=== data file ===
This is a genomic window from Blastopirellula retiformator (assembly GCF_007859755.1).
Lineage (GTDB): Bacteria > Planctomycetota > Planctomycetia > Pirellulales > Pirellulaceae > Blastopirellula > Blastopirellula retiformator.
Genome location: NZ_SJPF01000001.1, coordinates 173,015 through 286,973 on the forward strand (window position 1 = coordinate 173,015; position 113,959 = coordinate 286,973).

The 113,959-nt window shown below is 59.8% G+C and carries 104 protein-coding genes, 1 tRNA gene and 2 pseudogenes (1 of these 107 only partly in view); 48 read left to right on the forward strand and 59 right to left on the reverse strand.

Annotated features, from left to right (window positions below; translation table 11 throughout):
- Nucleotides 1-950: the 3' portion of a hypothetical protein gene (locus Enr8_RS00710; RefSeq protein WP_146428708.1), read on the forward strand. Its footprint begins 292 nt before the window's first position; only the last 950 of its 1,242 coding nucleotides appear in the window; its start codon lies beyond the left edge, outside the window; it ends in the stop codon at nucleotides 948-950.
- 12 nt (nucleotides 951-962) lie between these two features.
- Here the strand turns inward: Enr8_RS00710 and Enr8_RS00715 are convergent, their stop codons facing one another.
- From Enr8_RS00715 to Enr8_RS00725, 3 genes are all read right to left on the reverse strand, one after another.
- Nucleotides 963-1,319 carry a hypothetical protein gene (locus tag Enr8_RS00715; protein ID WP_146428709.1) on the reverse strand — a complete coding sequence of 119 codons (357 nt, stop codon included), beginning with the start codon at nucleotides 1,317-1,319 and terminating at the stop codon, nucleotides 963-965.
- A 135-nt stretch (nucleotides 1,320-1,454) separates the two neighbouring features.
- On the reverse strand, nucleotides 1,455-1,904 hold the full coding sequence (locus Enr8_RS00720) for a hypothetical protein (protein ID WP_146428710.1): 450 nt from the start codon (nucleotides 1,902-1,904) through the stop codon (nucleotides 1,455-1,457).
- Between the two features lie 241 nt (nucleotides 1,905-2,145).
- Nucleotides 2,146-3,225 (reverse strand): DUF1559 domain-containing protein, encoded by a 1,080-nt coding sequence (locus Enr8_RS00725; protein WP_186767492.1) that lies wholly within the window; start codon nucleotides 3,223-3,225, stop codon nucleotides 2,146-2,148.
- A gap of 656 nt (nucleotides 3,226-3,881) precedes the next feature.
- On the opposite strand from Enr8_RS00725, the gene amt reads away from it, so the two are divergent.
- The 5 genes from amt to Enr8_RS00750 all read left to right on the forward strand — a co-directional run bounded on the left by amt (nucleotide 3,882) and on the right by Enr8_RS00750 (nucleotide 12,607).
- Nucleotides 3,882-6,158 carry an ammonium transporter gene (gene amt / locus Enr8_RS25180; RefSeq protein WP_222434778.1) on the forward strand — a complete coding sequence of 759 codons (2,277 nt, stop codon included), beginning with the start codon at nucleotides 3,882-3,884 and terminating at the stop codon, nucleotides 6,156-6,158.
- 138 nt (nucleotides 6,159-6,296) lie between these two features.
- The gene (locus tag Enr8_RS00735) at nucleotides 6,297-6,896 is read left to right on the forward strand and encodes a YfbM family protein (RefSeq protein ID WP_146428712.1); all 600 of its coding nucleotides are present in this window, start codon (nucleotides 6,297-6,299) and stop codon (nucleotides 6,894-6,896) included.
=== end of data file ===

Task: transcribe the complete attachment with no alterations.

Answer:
This is a genomic window from Blastopirellula retiformator (assembly GCF_007859755.1).
Lineage (GTDB): Bacteria > Planctomycetota > Planctomycetia > Pirellulales > Pirellulaceae > Blastopirellula > Blastopirellula retiformator.
Genome location: NZ_SJPF01000001.1, coordinates 173,015 through 286,973 on the forward strand (window position 1 = coordinate 173,015; position 113,959 = coordinate 286,973).

The 113,959-nt window shown below is 59.8% G+C and carries 104 protein-coding genes, 1 tRNA gene and 2 pseudogenes (1 of these 107 only partly in view); 48 read left to right on the forward strand and 59 right to left on the reverse strand.

Annotated features, from left to right (window positions below; translation table 11 throughout):
- Nucleotides 1-950: the 3' portion of a hypothetical protein gene (locus Enr8_RS00710; RefSeq protein WP_146428708.1), read on the forward strand. Its footprint begins 292 nt before the window's first position; only the last 950 of its 1,242 coding nucleotides appear in the window; its start codon lies beyond the left edge, outside the window; it ends in the stop codon at nucleotides 948-950.
- 12 nt (nucleotides 951-962) lie between these two features.
- Here the strand turns inward: Enr8_RS00710 and Enr8_RS00715 are convergent, their stop codons facing one another.
- From Enr8_RS00715 to Enr8_RS00725, 3 genes are all read right to left on the reverse strand, one after another.
- Nucleotides 963-1,319 carry a hypothetical protein gene (locus tag Enr8_RS00715; protein ID WP_146428709.1) on the reverse strand — a complete coding sequence of 119 codons (357 nt, stop codon included), beginning with the start codon at nucleotides 1,317-1,319 and terminating at the stop codon, nucleotides 963-965.
- A 135-nt stretch (nucleotides 1,320-1,454) separates the two neighbouring features.
- On the reverse strand, nucleotides 1,455-1,904 hold the full coding sequence (locus Enr8_RS00720) for a hypothetical protein (protein ID WP_146428710.1): 450 nt from the start codon (nucleotides 1,902-1,904) through the stop codon (nucleotides 1,455-1,457).
- Between the two features lie 241 nt (nucleotides 1,905-2,145).
- Nucleotides 2,146-3,225 (reverse strand): DUF1559 domain-containing protein, encoded by a 1,080-nt coding sequence (locus Enr8_RS00725; protein WP_186767492.1) that lies wholly within the window; start codon nucleotides 3,223-3,225, stop codon nucleotides 2,146-2,148.
- A gap of 656 nt (nucleotides 3,226-3,881) precedes the next feature.
- On the opposite strand from Enr8_RS00725, the gene amt reads away from it, so the two are divergent.
- The 5 genes from amt to Enr8_RS00750 all read left to right on the forward strand — a co-directional run bounded on the left by amt (nucleotide 3,882) and on the right by Enr8_RS00750 (nucleotide 12,607).
- Nucleotides 3,882-6,158 carry an ammonium transporter gene (gene amt / locus Enr8_RS25180; RefSeq protein WP_222434778.1) on the forward strand — a complete coding sequence of 759 codons (2,277 nt, stop codon included), beginning with the start codon at nucleotides 3,882-3,884 and terminating at the stop codon, nucleotides 6,156-6,158.
- 138 nt (nucleotides 6,159-6,296) lie between these two features.
- The gene (locus tag Enr8_RS00735) at nucleotides 6,297-6,896 is read left to right on the forward strand and encodes a YfbM family protein (RefSeq protein ID WP_146428712.1); all 600 of its coding nucleotides are present in this window, start codon (nucleotides 6,297-6,299) and stop codon (nucleotides 6,894-6,896) included.